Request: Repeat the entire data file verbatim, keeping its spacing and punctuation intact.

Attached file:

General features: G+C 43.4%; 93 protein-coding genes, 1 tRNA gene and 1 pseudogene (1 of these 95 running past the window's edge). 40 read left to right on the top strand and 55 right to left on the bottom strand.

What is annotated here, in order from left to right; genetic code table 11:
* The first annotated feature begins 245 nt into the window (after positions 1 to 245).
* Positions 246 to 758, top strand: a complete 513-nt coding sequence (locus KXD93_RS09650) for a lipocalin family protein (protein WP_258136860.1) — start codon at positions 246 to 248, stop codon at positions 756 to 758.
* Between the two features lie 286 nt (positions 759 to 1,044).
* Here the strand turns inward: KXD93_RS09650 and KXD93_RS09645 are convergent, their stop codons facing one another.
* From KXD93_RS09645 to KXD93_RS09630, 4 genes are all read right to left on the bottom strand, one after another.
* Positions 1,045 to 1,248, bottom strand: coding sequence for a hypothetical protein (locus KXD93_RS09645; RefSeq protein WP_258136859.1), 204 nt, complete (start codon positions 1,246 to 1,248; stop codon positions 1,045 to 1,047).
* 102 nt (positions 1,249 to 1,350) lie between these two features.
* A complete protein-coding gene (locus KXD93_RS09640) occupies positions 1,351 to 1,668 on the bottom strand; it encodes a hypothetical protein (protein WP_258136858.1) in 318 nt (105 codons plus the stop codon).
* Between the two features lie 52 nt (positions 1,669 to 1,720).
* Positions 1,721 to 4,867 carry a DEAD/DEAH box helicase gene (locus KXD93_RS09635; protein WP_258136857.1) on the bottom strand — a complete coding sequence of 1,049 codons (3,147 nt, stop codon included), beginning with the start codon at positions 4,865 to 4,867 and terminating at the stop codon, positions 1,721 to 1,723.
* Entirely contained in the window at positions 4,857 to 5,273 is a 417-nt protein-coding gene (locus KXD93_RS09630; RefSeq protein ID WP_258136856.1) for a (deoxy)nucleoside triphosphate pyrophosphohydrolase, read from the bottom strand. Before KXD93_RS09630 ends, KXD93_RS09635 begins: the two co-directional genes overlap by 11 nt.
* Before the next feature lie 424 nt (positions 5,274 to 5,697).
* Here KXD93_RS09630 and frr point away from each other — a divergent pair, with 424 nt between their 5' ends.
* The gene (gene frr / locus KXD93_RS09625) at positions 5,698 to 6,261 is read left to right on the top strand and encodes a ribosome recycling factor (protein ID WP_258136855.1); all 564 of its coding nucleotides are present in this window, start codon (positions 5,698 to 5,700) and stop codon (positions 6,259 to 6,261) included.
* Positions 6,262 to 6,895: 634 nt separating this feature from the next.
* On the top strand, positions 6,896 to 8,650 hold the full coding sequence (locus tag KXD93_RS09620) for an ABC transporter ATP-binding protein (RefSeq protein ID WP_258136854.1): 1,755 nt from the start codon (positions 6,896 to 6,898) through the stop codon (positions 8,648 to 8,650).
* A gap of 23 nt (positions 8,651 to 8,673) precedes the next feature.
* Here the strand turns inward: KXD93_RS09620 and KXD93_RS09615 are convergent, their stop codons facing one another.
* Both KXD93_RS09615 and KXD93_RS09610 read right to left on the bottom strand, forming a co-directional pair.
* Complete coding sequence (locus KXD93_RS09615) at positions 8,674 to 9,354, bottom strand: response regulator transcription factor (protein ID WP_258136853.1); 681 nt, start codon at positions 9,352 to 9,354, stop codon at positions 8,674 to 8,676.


General features: G+C 43.4%; 93 protein-coding genes, 1 tRNA gene and 1 pseudogene (1 of these 95 running past the window's edge). 40 read left to right on the top strand and 55 right to left on the bottom strand.

What is annotated here, in order from left to right; genetic code table 11:
* The first annotated feature begins 245 nt into the window (after positions 1 to 245).
* Positions 246 to 758, top strand: a complete 513-nt coding sequence (locus KXD93_RS09650) for a lipocalin family protein (protein WP_258136860.1) — start codon at positions 246 to 248, stop codon at positions 756 to 758.
* Between the two features lie 286 nt (positions 759 to 1,044).
* Here the strand turns inward: KXD93_RS09650 and KXD93_RS09645 are convergent, their stop codons facing one another.
* From KXD93_RS09645 to KXD93_RS09630, 4 genes are all read right to left on the bottom strand, one after another.
* Positions 1,045 to 1,248, bottom strand: coding sequence for a hypothetical protein (locus KXD93_RS09645; RefSeq protein WP_258136859.1), 204 nt, complete (start codon positions 1,246 to 1,248; stop codon positions 1,045 to 1,047).
* 102 nt (positions 1,249 to 1,350) lie between these two features.
* A complete protein-coding gene (locus KXD93_RS09640) occupies positions 1,351 to 1,668 on the bottom strand; it encodes a hypothetical protein (protein WP_258136858.1) in 318 nt (105 codons plus the stop codon).
* Between the two features lie 52 nt (positions 1,669 to 1,720).
* Positions 1,721 to 4,867 carry a DEAD/DEAH box helicase gene (locus KXD93_RS09635; protein WP_258136857.1) on the bottom strand — a complete coding sequence of 1,049 codons (3,147 nt, stop codon included), beginning with the start codon at positions 4,865 to 4,867 and terminating at the stop codon, positions 1,721 to 1,723.
* Entirely contained in the window at positions 4,857 to 5,273 is a 417-nt protein-coding gene (locus KXD93_RS09630; RefSeq protein ID WP_258136856.1) for a (deoxy)nucleoside triphosphate pyrophosphohydrolase, read from the bottom strand. Before KXD93_RS09630 ends, KXD93_RS09635 begins: the two co-directional genes overlap by 11 nt.
* Before the next feature lie 424 nt (positions 5,274 to 5,697).
* Here KXD93_RS09630 and frr point away from each other — a divergent pair, with 424 nt between their 5' ends.
* The gene (gene frr / locus KXD93_RS09625) at positions 5,698 to 6,261 is read left to right on the top strand and encodes a ribosome recycling factor (protein ID WP_258136855.1); all 564 of its coding nucleotides are present in this window, start codon (positions 5,698 to 5,700) and stop codon (positions 6,259 to 6,261) included.
* Positions 6,262 to 6,895: 634 nt separating this feature from the next.
* On the top strand, positions 6,896 to 8,650 hold the full coding sequence (locus tag KXD93_RS09620) for an ABC transporter ATP-binding protein (RefSeq protein ID WP_258136854.1): 1,755 nt from the start codon (positions 6,896 to 6,898) through the stop codon (positions 8,648 to 8,650).
* A gap of 23 nt (positions 8,651 to 8,673) precedes the next feature.
* Here the strand turns inward: KXD93_RS09620 and KXD93_RS09615 are convergent, their stop codons facing one another.
* Both KXD93_RS09615 and KXD93_RS09610 read right to left on the bottom strand, forming a co-directional pair.
* Complete coding sequence (locus KXD93_RS09615) at positions 8,674 to 9,354, bottom strand: response regulator transcription factor (protein ID WP_258136853.1); 681 nt, start codon at positions 9,352 to 9,354, stop codon at positions 8,674 to 8,676.